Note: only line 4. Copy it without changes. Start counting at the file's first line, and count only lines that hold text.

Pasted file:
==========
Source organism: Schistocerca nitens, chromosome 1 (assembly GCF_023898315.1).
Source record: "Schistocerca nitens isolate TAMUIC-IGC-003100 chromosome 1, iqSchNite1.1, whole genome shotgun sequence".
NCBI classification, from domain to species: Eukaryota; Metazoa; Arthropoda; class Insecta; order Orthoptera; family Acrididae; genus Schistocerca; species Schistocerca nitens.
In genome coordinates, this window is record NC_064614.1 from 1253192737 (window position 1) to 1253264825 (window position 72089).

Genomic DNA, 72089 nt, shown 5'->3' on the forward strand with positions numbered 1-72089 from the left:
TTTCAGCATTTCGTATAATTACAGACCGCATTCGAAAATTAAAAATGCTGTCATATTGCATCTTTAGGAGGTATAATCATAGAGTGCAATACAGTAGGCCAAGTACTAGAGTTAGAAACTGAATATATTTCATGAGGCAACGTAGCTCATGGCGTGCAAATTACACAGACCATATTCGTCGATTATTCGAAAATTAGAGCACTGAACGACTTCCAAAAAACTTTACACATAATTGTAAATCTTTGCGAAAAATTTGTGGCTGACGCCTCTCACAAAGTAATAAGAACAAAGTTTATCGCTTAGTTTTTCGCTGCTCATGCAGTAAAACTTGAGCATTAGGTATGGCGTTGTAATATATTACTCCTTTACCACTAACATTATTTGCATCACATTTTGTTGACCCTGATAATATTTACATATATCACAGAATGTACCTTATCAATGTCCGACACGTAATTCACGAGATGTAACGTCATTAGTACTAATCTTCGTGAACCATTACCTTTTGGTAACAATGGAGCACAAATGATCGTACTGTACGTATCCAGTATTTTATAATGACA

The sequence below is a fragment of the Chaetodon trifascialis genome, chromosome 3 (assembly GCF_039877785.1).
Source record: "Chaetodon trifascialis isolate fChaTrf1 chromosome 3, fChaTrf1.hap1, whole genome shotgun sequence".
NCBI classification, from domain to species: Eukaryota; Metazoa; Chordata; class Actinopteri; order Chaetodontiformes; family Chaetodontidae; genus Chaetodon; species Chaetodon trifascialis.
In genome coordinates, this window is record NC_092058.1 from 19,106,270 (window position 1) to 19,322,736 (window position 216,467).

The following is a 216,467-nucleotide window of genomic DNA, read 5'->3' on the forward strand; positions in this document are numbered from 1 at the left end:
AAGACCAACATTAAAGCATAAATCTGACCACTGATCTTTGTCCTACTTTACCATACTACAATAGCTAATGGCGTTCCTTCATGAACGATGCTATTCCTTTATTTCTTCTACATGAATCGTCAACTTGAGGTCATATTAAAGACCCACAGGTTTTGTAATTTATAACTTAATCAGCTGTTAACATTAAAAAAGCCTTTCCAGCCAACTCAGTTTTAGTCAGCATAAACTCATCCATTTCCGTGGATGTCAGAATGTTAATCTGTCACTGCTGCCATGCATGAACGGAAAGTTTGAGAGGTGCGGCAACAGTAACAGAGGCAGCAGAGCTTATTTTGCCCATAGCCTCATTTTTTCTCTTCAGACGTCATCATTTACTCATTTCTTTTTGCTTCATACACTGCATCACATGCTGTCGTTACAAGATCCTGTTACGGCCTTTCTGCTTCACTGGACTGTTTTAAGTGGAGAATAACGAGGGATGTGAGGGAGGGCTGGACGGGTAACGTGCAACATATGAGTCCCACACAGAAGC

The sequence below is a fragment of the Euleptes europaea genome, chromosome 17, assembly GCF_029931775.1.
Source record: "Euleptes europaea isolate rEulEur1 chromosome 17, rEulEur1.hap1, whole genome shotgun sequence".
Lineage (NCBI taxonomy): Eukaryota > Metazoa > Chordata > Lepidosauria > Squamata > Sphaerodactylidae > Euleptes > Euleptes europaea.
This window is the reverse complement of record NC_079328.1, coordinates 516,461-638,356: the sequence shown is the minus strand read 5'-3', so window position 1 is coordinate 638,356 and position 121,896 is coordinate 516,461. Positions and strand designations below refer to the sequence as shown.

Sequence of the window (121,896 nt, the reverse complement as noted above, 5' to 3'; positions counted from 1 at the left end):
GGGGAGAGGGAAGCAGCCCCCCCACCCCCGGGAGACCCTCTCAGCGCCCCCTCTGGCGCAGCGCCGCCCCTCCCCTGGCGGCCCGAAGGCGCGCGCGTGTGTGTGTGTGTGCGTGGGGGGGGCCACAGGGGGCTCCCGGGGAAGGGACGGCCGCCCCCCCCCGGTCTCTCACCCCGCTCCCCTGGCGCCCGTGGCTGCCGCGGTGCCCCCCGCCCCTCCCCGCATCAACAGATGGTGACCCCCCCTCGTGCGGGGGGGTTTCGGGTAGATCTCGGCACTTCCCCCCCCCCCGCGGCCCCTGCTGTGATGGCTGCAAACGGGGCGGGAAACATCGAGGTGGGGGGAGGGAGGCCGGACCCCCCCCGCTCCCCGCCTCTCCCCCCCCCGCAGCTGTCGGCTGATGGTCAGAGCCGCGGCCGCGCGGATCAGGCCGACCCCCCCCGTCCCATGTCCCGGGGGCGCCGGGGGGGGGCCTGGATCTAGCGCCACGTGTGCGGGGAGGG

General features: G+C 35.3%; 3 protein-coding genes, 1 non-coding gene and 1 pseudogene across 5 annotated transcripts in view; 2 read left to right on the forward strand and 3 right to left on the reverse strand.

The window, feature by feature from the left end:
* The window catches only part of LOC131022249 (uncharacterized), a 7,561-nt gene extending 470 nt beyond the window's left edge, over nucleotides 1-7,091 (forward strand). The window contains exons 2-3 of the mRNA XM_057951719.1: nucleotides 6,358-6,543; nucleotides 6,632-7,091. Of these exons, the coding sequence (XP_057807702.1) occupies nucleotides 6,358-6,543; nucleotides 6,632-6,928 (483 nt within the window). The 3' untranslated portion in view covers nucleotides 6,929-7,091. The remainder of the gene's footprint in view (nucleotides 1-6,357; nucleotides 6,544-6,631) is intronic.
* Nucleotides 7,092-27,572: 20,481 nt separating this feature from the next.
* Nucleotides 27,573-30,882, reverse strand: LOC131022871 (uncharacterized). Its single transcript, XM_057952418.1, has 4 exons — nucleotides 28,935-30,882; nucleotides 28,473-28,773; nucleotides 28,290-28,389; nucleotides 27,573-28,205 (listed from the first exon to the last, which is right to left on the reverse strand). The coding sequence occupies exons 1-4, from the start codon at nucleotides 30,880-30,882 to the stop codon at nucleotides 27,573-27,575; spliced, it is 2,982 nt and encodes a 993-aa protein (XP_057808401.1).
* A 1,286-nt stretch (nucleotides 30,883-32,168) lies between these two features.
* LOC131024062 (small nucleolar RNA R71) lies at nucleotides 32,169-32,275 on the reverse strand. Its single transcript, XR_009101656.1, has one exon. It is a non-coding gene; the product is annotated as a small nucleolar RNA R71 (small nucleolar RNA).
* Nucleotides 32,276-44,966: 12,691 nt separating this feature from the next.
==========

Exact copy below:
In genome coordinates, this window is record NC_064614.1 from 1253192737 (window position 1) to 1253264825 (window position 72089).